In 1994, the General Assembly of the United Nations first pronounced August 9 as the International Day for Indigenous People. Since then, every year on the assigned date and time, the UN hosts an observation of the indigenous people, their rights and their respective protection.
This year’s observance of this special day has been scheduled from 3 pm to 6 pm in the ECOSOC Chamber at the United Nations Headquarters in New York.
This year, the theme for the International Day for Indigenous People will be revolving around their migration and movement. In today’s time and age, the indigenous people are, arguably, the most disadvantaged set of people. According to a quote by the UN, indigenous people make up “less than 5 per cent of the world’s population”, but “account for 15 per cent of the poorest”.
Leave alone the troubles that punctuate the path for indigenous people, surviving in respective dominant societies is alone a mammoth challenge. Due to the vulnerable state the indigenous people often find themselves in, they are forced to migrate across borders, national and international both, in prospect of a better quality of life. The reasons behind their apparent movements are many, the prime one being the loss of previously owned land, territory or resources due to developmental persuasion, conflicted or dissonant environment, and adverse climate change, among others.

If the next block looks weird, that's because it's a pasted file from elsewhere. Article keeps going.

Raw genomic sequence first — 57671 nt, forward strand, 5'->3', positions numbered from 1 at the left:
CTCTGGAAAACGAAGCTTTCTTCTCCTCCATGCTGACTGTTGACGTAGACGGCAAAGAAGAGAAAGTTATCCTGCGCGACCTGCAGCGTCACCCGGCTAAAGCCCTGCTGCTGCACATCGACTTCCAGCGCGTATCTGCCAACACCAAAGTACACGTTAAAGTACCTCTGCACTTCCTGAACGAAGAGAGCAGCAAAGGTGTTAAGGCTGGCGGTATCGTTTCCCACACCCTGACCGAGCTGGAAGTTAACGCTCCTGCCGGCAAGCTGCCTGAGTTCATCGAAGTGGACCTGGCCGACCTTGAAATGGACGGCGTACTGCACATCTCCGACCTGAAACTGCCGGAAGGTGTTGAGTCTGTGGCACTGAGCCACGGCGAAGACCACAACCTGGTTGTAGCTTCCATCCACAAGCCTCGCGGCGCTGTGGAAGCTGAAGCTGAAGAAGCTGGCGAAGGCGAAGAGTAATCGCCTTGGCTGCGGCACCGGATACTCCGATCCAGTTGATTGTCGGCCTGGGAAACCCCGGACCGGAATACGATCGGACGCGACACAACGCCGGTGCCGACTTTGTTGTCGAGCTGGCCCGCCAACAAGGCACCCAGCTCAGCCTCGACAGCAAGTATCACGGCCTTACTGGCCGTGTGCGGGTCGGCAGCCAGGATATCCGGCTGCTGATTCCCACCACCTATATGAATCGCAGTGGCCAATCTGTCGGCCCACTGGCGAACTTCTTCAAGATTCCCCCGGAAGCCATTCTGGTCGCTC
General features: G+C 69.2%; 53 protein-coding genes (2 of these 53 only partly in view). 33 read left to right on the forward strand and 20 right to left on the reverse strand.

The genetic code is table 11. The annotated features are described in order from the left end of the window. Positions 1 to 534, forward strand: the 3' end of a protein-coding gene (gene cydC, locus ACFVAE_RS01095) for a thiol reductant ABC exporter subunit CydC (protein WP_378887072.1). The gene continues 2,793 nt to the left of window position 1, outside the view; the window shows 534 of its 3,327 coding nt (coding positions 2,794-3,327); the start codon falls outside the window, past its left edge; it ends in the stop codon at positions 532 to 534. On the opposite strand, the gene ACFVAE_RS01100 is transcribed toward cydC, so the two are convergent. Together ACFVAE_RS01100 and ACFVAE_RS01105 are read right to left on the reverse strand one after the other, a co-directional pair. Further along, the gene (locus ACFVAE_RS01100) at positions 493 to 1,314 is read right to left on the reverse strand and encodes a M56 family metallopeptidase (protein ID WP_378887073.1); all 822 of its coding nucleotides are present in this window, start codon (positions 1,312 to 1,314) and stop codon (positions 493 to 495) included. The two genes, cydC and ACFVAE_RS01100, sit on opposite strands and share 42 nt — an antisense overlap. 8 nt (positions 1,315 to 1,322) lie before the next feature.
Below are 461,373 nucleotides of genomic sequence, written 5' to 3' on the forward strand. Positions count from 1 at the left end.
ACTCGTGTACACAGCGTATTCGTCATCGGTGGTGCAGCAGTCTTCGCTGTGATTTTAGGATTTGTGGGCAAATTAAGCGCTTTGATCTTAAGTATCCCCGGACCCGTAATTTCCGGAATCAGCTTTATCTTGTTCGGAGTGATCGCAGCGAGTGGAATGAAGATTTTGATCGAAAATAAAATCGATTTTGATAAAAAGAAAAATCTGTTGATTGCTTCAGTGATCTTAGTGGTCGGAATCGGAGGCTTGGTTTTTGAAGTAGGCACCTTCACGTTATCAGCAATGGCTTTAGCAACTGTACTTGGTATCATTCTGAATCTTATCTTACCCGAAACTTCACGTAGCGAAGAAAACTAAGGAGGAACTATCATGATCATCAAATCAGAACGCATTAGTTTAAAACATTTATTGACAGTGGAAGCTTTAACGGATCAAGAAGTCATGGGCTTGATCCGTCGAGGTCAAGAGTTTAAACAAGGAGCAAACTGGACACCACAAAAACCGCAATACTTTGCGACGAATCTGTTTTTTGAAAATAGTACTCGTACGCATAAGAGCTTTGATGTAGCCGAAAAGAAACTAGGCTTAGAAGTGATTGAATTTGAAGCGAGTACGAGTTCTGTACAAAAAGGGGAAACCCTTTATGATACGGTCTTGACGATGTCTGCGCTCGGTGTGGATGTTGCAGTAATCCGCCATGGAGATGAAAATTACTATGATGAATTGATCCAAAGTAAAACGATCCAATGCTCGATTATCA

Consequently, indigenous people start to locate a ray of hope in the mammoth avenues of cities that, according to them, represent a financially consistent future for them. However, disappointment soon strikes with the advent of layered discrimination, lack of access to public services and above anything else, a life spent alienated from their respective, not to mention, distinct cultures and customs.
As a result of this predicament that indigenous people find themselves in, the UN has unanimously decided that, “[this year’s] theme will focus on the current situation of indigenous territories, the root causes of migration, trans-border movement and displacement, with a specific focus on indigenous peoples living in urban areas and across international borders.”
In fact, the United Nations has taken one more step forward in ensuring a secure and supportive future for the indigenous people. Recently, with the goal of safeguarding the languages of indigenous people, the UN adopted 2019 as the International Year of Indigenous Languages.